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An incarcerated Rock Island man accuses Muscatine County jail guards of using excessive force
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An incarcerated Rock Island man accuses Muscatine County jail guards of using excessive force

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Muscatine County Jail

A Rock Island man is suing four Muscatine County jail guards and the county for allegedly slamming him against a wall in his cell.

MUSCATINE — There has been no word on a motion by Muscatine County for summary judgement in a lawsuit against four Muscatine County jail guards accused of using excessive force against an inmate.

According to court records, Thomas D. Overton, 64, of Rock Island, filed suit in federal court on May 11, 2020, against jail guards Dimitri Wheeler, Claude Dahm, Elijah Heath and Brayton Shalladay. The suit alleges a violation of Overton’s civil rights.

Overton was a federal prisoner held in the Muscatine County Jail beginning March 13, 2018, pending a federal criminal charge of conspiracy to distribute heroin, for which Overton is currently serving four years.

According to the complaint, on May 22, 2018, Overton was fasting from sunup to sundown in observance of Ramadan. Overton said when the cells were being locked down, fasting inmates were to remain outside their cells past lockdown to be served their meals.

Overton claims as he was eating, Wheeler told him he was going to "the hole," an informal term for solitary confinement. Overton said he told Wheeler he wasn’t doing anything to be written up for, went to his cell and locked the door behind him. He said about 10 minutes later Wheeler came to his cell and again told him he was going to the hole.

Overton claims Wheeler had moved his cellmate to a different cell and he and three other guards entered the cell. He said Wheeler had rushed in and put him in a wrestling hold and slammed his head into the wall, causing him to pass out. Overton says when he awoke, blood was seeping from his head, his glasses were broken and he had chest pains.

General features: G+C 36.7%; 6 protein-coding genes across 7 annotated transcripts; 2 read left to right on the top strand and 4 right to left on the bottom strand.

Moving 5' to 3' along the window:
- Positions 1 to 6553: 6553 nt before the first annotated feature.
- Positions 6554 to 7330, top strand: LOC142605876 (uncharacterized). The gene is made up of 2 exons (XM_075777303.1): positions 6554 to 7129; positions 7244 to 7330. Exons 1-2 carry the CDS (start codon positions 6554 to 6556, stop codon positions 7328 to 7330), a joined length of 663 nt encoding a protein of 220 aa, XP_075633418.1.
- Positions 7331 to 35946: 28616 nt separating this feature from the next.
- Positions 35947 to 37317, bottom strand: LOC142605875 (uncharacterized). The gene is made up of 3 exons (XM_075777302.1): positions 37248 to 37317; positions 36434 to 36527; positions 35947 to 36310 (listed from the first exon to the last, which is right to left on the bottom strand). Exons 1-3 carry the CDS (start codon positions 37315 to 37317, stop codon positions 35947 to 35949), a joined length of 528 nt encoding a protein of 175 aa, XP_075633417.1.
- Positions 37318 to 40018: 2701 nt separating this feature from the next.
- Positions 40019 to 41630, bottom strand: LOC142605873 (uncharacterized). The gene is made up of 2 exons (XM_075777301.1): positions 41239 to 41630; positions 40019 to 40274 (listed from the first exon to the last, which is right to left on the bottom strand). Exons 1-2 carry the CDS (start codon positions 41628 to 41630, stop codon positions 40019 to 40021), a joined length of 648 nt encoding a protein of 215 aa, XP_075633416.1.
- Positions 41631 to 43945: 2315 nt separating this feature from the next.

Overton claims he was carried by guards to the hole where he was left with his hands behind his back and his legs in leg irons. The following morning Overton complained of severe chest pains.

After asking for medical attention, Overton claims a nurse observed his head injury and documented that his blood pressure had "skyrocketed" and also determined Overton to have a "drooping jaw."

The nurse contacted the doctor on duty, who sent Overton to a local hospital, and from there he was transported to the emergency room at the University of Iowa Hospitals and Clinics in Iowa City. Once admitted to the hospital, Overton was diagnosed to have had a small stroke, right-arm paralysis, head trauma and encephalopathy, according to the complaint.

Overton said he had alerted former jail administrator Dean Naylor about the incident, but his grievance was denied. In the suit, Overton requested $15 million.

Naylor was the subject of an investigation after the discovery of seven YouTube videos and an online treatise in which Naylor referred to Muslims as “pawns of the Devil.” The videos and treatise had been posted in 2013. Naylor had predicted a global war that would pit Christians against Muslims. In May 2020, a Muscatine County supervisor reported he received an email from Sheriff C.J. Ryan stating that Naylor “no longer works for Muscatine County.”

According to the motion for summary judgement, Overton knew there was a grievance process and did not exhaust the process. The motion also claims the jail guards did not use excessive force. It maintains they used non-injurious restraints and cell removal tactics after a clear warning, and in response to “defiant, erratic, and escalating” behavior.

Among evidence turned in for consideration was body camera footage of the incident, including the erratic behavior. The video also shows Overton allegedly ramming his head into Wheeler’s camera, damaging the lens.

While Overton filed most of the legal paperwork himself, a pro bono attorney has been assigned to him.

Muscatine County Attorney James Barry declined comment, saying the litigation is still pending.


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